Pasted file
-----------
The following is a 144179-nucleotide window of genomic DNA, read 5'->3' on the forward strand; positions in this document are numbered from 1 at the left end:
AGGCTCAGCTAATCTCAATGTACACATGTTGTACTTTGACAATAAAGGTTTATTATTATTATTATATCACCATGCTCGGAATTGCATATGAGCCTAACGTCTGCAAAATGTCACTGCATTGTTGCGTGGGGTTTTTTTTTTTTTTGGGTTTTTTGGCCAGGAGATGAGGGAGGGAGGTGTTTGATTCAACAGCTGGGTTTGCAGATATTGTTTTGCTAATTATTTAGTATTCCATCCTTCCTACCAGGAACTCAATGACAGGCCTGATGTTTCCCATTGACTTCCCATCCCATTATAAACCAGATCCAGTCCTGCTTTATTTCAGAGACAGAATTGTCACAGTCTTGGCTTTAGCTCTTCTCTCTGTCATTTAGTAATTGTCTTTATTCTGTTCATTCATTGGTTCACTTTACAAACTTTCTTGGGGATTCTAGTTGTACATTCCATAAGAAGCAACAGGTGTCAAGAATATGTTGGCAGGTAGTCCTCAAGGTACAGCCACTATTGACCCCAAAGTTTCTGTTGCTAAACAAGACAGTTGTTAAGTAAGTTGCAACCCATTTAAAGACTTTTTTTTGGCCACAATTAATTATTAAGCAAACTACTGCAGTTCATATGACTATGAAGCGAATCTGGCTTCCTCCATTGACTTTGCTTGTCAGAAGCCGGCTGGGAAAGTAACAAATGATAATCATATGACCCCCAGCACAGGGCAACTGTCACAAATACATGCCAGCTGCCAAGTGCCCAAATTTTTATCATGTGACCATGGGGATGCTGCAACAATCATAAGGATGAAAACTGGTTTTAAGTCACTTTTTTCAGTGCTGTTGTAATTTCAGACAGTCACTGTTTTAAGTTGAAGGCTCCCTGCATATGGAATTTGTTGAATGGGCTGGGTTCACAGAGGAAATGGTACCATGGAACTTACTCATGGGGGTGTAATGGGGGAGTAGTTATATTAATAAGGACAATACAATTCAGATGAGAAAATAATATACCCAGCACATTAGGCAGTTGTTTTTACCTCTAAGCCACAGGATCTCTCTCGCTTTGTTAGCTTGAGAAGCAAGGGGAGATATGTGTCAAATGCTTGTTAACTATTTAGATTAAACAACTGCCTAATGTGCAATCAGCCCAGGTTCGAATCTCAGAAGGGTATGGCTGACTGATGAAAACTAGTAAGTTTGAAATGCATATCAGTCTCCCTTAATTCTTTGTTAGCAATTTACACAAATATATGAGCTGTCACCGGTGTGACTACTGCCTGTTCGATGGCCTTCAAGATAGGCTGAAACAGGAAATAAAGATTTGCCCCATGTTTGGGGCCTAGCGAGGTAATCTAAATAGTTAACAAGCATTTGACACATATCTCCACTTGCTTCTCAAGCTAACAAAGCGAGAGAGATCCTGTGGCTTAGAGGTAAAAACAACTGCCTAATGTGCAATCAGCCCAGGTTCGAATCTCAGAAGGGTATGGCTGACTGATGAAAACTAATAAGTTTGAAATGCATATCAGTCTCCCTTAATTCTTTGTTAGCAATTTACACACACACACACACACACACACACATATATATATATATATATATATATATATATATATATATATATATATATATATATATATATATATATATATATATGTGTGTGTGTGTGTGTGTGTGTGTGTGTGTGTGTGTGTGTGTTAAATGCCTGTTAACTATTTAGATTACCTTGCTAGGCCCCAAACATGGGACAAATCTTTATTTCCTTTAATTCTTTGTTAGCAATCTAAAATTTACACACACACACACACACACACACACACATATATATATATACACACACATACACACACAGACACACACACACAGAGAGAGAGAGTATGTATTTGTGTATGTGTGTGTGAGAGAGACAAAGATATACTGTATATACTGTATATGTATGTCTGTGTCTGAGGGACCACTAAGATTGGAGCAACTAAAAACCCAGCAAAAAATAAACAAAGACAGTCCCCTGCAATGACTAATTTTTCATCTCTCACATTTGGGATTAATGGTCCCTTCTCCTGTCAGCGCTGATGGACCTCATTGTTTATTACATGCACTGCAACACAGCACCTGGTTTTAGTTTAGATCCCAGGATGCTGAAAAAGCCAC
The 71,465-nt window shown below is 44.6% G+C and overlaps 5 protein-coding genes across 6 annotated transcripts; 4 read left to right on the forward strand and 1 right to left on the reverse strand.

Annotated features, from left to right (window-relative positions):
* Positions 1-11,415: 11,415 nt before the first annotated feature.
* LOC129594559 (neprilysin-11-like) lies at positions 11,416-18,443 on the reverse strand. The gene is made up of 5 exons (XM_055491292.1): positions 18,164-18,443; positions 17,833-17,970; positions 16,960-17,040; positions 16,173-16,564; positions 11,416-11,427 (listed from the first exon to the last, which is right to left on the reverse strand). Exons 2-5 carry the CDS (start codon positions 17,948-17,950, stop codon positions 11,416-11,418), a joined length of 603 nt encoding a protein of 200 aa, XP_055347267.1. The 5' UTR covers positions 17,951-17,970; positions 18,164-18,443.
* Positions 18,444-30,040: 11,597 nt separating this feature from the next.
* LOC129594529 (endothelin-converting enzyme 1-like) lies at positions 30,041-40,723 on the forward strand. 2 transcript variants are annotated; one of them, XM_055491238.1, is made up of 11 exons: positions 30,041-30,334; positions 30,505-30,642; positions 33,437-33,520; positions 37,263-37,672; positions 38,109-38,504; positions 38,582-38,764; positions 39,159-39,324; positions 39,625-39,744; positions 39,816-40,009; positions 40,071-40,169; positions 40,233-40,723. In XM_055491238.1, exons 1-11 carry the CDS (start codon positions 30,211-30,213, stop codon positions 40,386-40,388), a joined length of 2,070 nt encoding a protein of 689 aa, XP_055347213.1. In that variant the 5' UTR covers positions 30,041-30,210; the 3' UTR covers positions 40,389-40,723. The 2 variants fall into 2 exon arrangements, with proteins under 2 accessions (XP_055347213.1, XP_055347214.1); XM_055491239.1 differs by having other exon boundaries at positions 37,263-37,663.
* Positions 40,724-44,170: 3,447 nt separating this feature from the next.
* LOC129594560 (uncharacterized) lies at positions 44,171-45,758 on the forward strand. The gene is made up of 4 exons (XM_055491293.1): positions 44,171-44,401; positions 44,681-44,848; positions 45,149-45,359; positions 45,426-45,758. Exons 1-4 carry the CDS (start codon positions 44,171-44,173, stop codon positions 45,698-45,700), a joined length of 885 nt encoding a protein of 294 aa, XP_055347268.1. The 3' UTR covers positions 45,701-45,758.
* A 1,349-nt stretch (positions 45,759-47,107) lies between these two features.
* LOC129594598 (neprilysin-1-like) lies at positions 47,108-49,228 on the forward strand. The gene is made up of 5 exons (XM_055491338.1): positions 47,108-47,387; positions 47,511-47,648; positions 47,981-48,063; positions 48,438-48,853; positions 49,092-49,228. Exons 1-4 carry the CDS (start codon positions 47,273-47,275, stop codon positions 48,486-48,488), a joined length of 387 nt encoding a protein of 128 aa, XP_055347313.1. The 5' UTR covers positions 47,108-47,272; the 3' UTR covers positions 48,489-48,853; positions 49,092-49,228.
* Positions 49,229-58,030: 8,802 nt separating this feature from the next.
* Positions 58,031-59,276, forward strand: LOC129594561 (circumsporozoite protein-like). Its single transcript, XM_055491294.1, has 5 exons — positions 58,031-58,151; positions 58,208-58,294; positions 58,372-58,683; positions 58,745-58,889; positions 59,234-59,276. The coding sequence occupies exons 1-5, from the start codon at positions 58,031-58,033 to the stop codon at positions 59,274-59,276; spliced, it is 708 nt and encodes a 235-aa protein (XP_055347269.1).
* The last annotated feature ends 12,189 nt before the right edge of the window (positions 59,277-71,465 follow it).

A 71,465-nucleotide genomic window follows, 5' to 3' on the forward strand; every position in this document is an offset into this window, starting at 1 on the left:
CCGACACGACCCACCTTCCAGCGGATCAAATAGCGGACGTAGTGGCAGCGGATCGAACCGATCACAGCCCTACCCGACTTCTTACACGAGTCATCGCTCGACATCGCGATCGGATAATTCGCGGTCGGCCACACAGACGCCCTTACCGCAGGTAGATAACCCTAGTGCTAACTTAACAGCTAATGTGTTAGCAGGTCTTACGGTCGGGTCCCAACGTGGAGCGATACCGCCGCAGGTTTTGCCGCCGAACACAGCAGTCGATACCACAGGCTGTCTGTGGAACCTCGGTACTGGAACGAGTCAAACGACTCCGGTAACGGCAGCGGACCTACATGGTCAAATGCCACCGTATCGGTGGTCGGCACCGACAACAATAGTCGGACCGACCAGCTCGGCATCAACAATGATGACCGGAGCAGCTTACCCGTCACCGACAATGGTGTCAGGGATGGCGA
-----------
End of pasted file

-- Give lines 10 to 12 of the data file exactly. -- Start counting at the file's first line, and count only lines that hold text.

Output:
* LOC129594560 (uncharacterized) lies at positions 44,171-45,758 on the forward strand. The gene is made up of 4 exons (XM_055491293.1): positions 44,171-44,401; positions 44,681-44,848; positions 45,149-45,359; positions 45,426-45,758. Exons 1-4 carry the CDS (start codon positions 44,171-44,173, stop codon positions 45,698-45,700), a joined length of 885 nt encoding a protein of 294 aa, XP_055347268.1. The 3' UTR covers positions 45,701-45,758.
* A 1,349-nt stretch (positions 45,759-47,107) lies between these two features.
* LOC129594598 (neprilysin-1-like) lies at positions 47,108-49,228 on the forward strand. The gene is made up of 5 exons (XM_055491338.1): positions 47,108-47,387; positions 47,511-47,648; positions 47,981-48,063; positions 48,438-48,853; positions 49,092-49,228. Exons 1-4 carry the CDS (start codon positions 47,273-47,275, stop codon positions 48,486-48,488), a joined length of 387 nt encoding a protein of 128 aa, XP_055347313.1. The 5' UTR covers positions 47,108-47,272; the 3' UTR covers positions 48,489-48,853; positions 49,092-49,228.